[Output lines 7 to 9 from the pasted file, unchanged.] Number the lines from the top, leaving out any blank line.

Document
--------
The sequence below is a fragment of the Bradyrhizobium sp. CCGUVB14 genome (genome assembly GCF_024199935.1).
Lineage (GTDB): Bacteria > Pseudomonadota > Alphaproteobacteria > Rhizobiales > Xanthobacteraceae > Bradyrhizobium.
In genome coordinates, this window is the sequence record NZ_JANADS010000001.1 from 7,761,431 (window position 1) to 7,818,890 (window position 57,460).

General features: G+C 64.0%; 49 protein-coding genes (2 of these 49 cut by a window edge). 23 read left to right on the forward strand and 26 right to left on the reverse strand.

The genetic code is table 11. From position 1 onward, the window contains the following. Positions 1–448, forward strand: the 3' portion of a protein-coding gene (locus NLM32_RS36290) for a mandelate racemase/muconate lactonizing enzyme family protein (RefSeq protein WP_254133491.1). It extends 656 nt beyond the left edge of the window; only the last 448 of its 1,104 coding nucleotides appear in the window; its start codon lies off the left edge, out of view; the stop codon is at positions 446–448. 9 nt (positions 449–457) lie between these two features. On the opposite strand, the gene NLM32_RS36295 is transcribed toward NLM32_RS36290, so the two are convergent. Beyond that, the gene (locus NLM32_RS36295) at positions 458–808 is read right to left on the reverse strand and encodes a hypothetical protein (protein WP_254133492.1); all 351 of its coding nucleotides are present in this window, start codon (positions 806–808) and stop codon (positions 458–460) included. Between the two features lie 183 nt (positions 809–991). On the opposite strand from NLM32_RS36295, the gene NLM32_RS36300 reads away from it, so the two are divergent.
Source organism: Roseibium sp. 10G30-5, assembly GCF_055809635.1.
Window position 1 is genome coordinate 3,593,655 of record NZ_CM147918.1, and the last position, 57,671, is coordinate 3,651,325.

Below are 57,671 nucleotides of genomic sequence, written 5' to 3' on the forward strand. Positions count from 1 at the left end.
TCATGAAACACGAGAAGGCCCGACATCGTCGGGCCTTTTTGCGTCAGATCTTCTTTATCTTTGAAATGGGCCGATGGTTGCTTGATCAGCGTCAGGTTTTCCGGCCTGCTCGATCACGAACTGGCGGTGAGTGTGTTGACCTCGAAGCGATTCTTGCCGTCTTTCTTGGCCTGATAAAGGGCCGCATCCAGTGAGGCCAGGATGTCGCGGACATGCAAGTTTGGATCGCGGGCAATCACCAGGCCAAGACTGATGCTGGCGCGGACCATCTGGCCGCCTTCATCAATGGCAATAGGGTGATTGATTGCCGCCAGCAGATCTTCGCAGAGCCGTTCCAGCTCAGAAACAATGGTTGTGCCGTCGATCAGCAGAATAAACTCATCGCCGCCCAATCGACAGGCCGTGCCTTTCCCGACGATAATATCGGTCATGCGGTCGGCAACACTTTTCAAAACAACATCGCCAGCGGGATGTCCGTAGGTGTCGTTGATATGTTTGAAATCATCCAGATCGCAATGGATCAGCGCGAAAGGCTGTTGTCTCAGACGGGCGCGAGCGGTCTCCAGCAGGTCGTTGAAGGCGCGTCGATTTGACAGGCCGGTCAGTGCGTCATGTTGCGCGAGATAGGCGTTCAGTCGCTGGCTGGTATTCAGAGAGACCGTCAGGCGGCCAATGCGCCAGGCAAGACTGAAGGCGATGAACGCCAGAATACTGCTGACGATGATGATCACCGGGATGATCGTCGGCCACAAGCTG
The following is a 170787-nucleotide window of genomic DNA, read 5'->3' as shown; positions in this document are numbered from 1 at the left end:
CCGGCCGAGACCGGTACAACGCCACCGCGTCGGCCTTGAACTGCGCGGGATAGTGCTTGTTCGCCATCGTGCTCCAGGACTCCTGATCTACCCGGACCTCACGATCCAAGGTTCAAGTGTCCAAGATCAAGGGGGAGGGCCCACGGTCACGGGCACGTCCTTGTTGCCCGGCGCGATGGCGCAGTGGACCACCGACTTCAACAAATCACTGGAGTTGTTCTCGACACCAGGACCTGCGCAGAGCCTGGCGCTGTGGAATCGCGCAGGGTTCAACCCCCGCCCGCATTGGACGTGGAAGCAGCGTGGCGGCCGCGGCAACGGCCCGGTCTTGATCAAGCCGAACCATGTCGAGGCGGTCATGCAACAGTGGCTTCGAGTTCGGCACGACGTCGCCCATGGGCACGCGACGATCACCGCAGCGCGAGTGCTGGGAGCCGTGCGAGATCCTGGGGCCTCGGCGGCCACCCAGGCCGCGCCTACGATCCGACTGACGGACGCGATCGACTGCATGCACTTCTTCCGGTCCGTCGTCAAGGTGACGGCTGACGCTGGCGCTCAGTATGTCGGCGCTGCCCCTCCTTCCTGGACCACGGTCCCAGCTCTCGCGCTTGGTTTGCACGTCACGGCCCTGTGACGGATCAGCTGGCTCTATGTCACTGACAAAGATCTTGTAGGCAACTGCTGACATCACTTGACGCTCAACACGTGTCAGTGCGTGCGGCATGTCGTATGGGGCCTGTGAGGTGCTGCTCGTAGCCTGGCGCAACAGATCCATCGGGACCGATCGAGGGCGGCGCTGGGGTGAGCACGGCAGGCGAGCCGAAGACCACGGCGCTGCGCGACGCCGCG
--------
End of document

Window position 1 is genome coordinate 3,593,655 of record NZ_CM147918.1, and the last position, 57,671, is coordinate 3,651,325.

Below are 57,671 nucleotides of genomic sequence, written 5' to 3' on the forward strand. Positions count from 1 at the left end.
TCATGAAACACGAGAAGGCCCGACATCGTCGGGCCTTTTTGCGTCAGATCTTCTTTATCTTTGAAATGGGCCGATGGTTGCTTGATCAGCGTCAGGTTTTCCGGCCTGCTCGATCACGAACTGGCGGTGAGTGTGTTGACCTCGAAGCGATTCTTGCCGTCTTTCTTGGCCTGATAAAGGGCCGCATCCAGTGAGGCCAGGATGTCGCGGACATGCAAGTTTGGATCGCGGGCAATCACCAGGCCAAGACTGATGCTGGCGCGGACCATCTGGCCGCCTTCATCAATGGCAATAGGGTGATTGATTGCCGCCAGCAGATCTTCGCAGAGCCGTTCCAGCTCAGAAACAATGGTTGTGCCGTCGATCAGCAGAATAAACTCATCGCCGCCCAATCGACAGGCCGTGCCTTTCCCGACGATAATATCGGTCATGCGGTCGGCAACACTTTTCAAAACAACATCGCCAGCGGGATGTCCGTAGGTGTCGTTGATATGTTTGAAATCATCCAGATCGCAATGGATCAGCGCGAAAGGCTGTTGTCTCAGACGGGCGCGAGCGGTCTCCAGCAGGTCGTTGAAGGCGCGTCGATTTGACAGGCCGGTCAGTGCGTCATGTTGCGCGAGATAGGCGTTCAGTCGCTGGCTGGTATTCAGAGAGACCGTCAGGCGGCCAATGCGCCAGGCAAGACTGAAGGCGATGAACGCCAGAATACTGCTGACGATGATGATCACCGGGATGATCGTCGGCCACAAGCTG